ISO. International Organization for Standardization.
ISO/IEC IS 10918-1 | ITU-T Recommendation T.81 [1.01MB]. Information Technology - Digital compression and coding of continuous-tone still images: Requirements and Guidelines.
JPEG File Interchange Format Version 1.02 [17KB]. JPEG File Interchange Format is a minimal file format which enables JPEG bitstreams to be exchanged between a wide variety of platforms and applications.
SPIFF (Still Picture Interchange File Format) [105KB]. SPIFF specification.
ISO/IEC IS 14495-1 | ITU-T Recommendation T.87 [353KB]. Lossless and near-lossless coding of continuous tone still images (JPEG-LS).
Adobe PHOTOSHOP. The official site of the last version of PHOTOSHOP.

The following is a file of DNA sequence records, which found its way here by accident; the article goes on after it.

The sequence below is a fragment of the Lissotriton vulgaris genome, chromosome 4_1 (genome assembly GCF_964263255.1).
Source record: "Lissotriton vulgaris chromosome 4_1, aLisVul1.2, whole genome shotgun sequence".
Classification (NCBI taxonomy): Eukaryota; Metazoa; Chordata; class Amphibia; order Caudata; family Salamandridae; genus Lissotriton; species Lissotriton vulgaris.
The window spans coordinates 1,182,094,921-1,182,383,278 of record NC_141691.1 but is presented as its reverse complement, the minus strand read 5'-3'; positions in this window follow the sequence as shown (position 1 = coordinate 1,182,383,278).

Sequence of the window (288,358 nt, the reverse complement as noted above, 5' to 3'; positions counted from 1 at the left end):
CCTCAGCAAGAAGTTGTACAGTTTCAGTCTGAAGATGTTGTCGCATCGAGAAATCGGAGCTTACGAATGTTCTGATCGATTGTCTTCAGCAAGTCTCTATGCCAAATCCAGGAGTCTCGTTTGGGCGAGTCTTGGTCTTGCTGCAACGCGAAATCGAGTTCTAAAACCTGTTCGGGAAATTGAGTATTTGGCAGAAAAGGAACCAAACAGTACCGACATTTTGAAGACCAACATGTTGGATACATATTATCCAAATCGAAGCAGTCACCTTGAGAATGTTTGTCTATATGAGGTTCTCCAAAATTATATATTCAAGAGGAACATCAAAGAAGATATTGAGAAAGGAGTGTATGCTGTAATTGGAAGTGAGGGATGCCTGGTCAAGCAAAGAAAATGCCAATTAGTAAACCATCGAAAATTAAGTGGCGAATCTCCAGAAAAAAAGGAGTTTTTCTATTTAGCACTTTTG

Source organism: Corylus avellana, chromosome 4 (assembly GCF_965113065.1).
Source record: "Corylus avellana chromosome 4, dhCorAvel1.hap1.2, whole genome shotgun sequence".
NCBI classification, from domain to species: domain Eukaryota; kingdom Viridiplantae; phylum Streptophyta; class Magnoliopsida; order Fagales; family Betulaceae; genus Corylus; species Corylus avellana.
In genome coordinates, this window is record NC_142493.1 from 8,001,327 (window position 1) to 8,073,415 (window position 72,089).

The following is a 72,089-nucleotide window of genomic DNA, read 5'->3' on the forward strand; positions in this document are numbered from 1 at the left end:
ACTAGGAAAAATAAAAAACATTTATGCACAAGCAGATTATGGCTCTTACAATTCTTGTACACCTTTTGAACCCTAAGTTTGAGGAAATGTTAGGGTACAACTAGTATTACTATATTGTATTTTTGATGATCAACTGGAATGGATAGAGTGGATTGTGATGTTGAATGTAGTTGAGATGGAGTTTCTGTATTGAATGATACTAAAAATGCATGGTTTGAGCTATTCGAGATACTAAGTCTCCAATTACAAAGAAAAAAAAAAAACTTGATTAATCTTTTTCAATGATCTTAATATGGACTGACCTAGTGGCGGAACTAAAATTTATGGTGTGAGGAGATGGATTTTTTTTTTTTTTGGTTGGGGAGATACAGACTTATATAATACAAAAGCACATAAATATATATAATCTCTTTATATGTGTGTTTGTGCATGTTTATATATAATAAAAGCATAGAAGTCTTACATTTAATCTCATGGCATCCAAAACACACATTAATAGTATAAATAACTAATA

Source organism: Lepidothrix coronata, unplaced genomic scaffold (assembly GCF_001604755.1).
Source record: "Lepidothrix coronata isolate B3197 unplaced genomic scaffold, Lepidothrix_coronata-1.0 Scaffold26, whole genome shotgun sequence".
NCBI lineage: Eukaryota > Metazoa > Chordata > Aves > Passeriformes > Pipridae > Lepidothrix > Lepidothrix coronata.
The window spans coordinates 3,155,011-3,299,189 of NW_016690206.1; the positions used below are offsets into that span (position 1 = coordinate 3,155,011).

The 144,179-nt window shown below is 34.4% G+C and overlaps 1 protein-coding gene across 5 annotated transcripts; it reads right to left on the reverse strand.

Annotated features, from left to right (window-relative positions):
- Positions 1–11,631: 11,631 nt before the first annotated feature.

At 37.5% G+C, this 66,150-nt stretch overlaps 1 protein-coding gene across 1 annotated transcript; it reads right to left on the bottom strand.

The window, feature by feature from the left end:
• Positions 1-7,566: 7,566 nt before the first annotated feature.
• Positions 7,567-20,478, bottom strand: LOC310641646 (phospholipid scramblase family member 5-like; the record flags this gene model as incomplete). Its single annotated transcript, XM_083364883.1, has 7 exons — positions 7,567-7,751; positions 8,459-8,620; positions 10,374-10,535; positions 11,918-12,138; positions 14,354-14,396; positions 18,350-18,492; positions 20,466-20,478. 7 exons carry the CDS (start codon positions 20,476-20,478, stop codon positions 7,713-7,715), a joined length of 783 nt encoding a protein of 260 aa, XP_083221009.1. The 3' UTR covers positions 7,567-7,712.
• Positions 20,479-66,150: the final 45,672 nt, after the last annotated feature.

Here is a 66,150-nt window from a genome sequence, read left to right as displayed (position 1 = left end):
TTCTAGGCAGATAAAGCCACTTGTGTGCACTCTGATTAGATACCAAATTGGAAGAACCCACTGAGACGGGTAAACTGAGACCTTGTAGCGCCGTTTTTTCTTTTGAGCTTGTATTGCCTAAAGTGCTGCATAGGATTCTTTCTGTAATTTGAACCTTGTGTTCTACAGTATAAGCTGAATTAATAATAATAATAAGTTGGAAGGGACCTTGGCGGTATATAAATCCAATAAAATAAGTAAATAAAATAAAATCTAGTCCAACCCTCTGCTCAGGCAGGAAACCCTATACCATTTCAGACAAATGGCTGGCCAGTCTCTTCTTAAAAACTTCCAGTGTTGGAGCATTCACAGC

CorelDRAW. The official site of the last version of CorelDRAW.
MS VISIO 2002 Standard Edition. The official site of VISIO 2002 SE.
Related tools and services
- Recommended Authoring Graphics Tools:
- Adobe Photoshop 7. (For discussion: Attention nowadays is Status EV)
- CorelDraw 10. (For discussion: Attention nowadays is Class C)
- Recommended Authoring Graphics Tools (for non-professional use):
- Microsoft Visio 2002.
- Graphical tools provided by the operating system or Office (Paint 5.1, Photoed 3.0).
Evolution of standard
JPEG 2000. Is a new image coding system that uses state-of-the-art compression techniques based on ‘wavelet technology’ (ISO/IEC IS 15444 | ITU-T T.800 [2.21MB]), and as well as being better at compressing images (up to 20 per cent plus), it can allow an image to be retained without any distortion or loss.
Wavelet technology differs from the original JPEG strategy in the way it summarizes groups of pixels. One of the original JPEG compression algorithms, discrete cosine transformation, saved groups of eight pixels as individual blocks. Wavelet technology substitutes wavelets for blocks.